Not every song in the OST goes all out like this, but there are enough that do. Some of my favorites besides Bahasa Pasu would be Peacock Blue Eyes, Negotiation, and the rap song Ao Dai.
#4 Tragic deaths
The characters that Shichika and Togame encounter on their journey are fascinating people. They are afforded a lot of development thanks to Nisio’s character-driven storytelling and the double-length episodes, making them many times more complex than your average villain-of-the-week in any other shounen series. However, Katanagatari is a brutal story and thus conflict is inevitable.
Togame and Shichika must compete with the mysterious Princess Hitei and her servant, as well as the colorful members of the struggling Maniwa ninja clan. Meanwhile, those who possess the swords have their minds poisoned in subtle ways. Most will fight to the death to protect their swords, even if they themselves are fundamentally good people.
The first few episodes are particularly powerful. One episode sees Shichika and Togame take on a quiet hermit, who only wants to protect himself, his sword, and the one room that he occupies. They basically end up robbing a poor dude who is making every effort to live a peaceful life. Another episode sees the duo take on a former bandit on a journey to redeem themselves; something for which they desperately need their sword. Not every character they face ends up dying of course, but that in and of itself makes the show intense. You’re never sure if a peaceful outcome might be achieved after all or if the sword hunt will senselessly claim another life.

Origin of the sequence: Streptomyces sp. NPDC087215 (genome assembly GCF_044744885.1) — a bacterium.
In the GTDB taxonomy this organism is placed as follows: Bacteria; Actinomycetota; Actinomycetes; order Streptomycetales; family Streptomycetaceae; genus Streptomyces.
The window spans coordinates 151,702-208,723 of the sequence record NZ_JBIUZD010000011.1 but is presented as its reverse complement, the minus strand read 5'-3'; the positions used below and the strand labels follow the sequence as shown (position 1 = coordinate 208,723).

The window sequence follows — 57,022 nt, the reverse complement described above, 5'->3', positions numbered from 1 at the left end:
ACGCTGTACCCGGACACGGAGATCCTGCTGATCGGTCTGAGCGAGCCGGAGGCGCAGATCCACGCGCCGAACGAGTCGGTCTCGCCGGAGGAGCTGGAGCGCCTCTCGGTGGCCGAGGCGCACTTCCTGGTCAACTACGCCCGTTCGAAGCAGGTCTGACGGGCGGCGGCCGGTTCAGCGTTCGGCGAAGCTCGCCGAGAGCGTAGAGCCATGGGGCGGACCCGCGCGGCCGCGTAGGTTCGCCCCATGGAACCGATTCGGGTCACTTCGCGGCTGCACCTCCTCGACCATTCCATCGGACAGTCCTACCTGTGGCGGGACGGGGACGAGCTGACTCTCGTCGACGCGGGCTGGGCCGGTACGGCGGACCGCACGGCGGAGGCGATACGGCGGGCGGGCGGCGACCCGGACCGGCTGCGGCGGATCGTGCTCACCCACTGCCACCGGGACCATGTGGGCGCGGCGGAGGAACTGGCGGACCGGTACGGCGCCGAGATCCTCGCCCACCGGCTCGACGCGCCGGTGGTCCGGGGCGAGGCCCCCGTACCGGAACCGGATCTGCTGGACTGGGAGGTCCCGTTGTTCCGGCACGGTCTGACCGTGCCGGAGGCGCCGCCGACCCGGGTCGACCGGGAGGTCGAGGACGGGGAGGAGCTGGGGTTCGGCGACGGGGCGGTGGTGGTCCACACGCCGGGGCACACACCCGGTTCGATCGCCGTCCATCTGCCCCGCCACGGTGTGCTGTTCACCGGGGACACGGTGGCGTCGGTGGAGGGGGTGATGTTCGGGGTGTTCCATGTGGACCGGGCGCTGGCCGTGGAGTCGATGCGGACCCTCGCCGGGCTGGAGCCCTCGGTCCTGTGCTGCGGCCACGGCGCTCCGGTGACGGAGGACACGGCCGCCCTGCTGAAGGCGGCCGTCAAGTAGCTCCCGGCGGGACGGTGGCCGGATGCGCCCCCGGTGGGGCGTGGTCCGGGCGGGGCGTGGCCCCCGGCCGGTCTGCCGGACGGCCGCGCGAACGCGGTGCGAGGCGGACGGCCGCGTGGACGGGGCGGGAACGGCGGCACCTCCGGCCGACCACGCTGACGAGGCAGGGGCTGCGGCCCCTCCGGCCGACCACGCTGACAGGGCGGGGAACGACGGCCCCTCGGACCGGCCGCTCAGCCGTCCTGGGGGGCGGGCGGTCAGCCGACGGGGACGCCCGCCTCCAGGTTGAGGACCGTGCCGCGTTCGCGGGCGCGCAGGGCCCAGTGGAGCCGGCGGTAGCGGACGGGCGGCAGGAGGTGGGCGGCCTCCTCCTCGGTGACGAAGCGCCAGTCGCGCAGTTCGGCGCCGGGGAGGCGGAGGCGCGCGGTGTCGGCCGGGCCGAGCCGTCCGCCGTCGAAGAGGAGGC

This also turns Shichika in a different kind of hero than you’d expect from an anime like this. It’s not that he’s morally grey, it’s just that he doesn’t understand the world enough to have a clear sense of morality at all. Katanagatari does a great job at building on this flaw, leading to some phenomenal pay-offs in the latter half of the series.
#5 Episode 7
All of Katanagatari is excellent in my opinion, but the absolute peak of the show, for various reasons, comes in episode 7.
After other episodes were primarily concerned with episodic rivals, episode 7 mostly acts as a point where several story threads are tied back together. It’s a pay-off to the intrigue established in the earlier episodes, and in doing so becomes a turning point for Shichika’s character development up till then. It’s emotional and full of intense moments; one of those episodes that “gets you” every time.
Then there is the inspired directing. As a bit levity, large parts of episode 7 are shot as homages to various video games. Hectic battles are portrayed as bullet-hell shooters, dialogue uses animated sprites of the cast, and various other scenes are just entirely 2D. The characters even have extra-thick outlines throughout this episode, to make them look even more like moving pieces that pop out against flat backgrounds.
Video game references in anime are not unique, but so much effort and creativity is put into the execution here that it stands out very well. And mixed with an emotional story, episode 7 is undoubtedly one of the most memorable episodes in all of anime.
More anime & manga like this
Monogatari Series: Shares stylistic elements with Katanagatari in terms of writing and characterization.
Samurai Champloo: Mixes traditional Japanese themes with modern elements, especially in terms of music.
Imperfect Girl: A phenomenal drama manga by Nisio Isin.